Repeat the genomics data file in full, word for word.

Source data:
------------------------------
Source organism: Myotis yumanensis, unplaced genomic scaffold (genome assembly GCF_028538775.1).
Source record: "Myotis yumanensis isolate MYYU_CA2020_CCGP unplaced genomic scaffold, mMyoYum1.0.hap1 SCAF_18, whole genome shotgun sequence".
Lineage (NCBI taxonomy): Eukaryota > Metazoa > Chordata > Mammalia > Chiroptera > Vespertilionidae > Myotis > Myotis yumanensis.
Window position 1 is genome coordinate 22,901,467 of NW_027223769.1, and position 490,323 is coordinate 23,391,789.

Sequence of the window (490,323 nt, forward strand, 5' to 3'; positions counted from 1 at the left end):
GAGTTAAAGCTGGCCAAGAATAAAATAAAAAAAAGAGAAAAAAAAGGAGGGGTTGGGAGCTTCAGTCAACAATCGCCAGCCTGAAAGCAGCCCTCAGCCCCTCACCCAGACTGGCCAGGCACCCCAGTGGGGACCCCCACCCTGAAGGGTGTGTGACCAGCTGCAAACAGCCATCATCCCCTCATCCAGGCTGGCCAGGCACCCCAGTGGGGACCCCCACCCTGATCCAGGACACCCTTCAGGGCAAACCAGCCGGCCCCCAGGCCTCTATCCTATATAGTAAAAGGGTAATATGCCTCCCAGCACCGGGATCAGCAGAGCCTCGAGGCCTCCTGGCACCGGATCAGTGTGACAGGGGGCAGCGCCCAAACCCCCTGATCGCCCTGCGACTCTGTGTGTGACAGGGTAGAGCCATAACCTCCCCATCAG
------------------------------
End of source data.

Source organism: Myotis yumanensis, unplaced genomic scaffold (genome assembly GCF_028538775.1).
Source record: "Myotis yumanensis isolate MYYU_CA2020_CCGP unplaced genomic scaffold, mMyoYum1.0.hap1 SCAF_18, whole genome shotgun sequence".
Lineage (NCBI taxonomy): Eukaryota > Metazoa > Chordata > Mammalia > Chiroptera > Vespertilionidae > Myotis > Myotis yumanensis.
Window position 1 is genome coordinate 22,901,467 of NW_027223769.1, and position 490,323 is coordinate 23,391,789.

Sequence of the window (490,323 nt, forward strand, 5' to 3'; positions counted from 1 at the left end):
GAGTTAAAGCTGGCCAAGAATAAAATAAAAAAAAGAGAAAAAAAAGGAGGGGTTGGGAGCTTCAGTCAACAATCGCCAGCCTGAAAGCAGCCCTCAGCCCCTCACCCAGACTGGCCAGGCACCCCAGTGGGGACCCCCACCCTGAAGGGTGTGTGACCAGCTGCAAACAGCCATCATCCCCTCATCCAGGCTGGCCAGGCACCCCAGTGGGGACCCCCACCCTGATCCAGGACACCCTTCAGGGCAAACCAGCCGGCCCCCAGGCCTCTATCCTATATAGTAAAAGGGTAATATGCCTCCCAGCACCGGGATCAGCAGAGCCTCGAGGCCTCCTGGCACCGGATCAGTGTGACAGGGGGCAGCGCCCAAACCCCCTGATCGCCCTGCGACTCTGTGTGTGACAGGGTAGAGCCATAACCTCCCCATCAG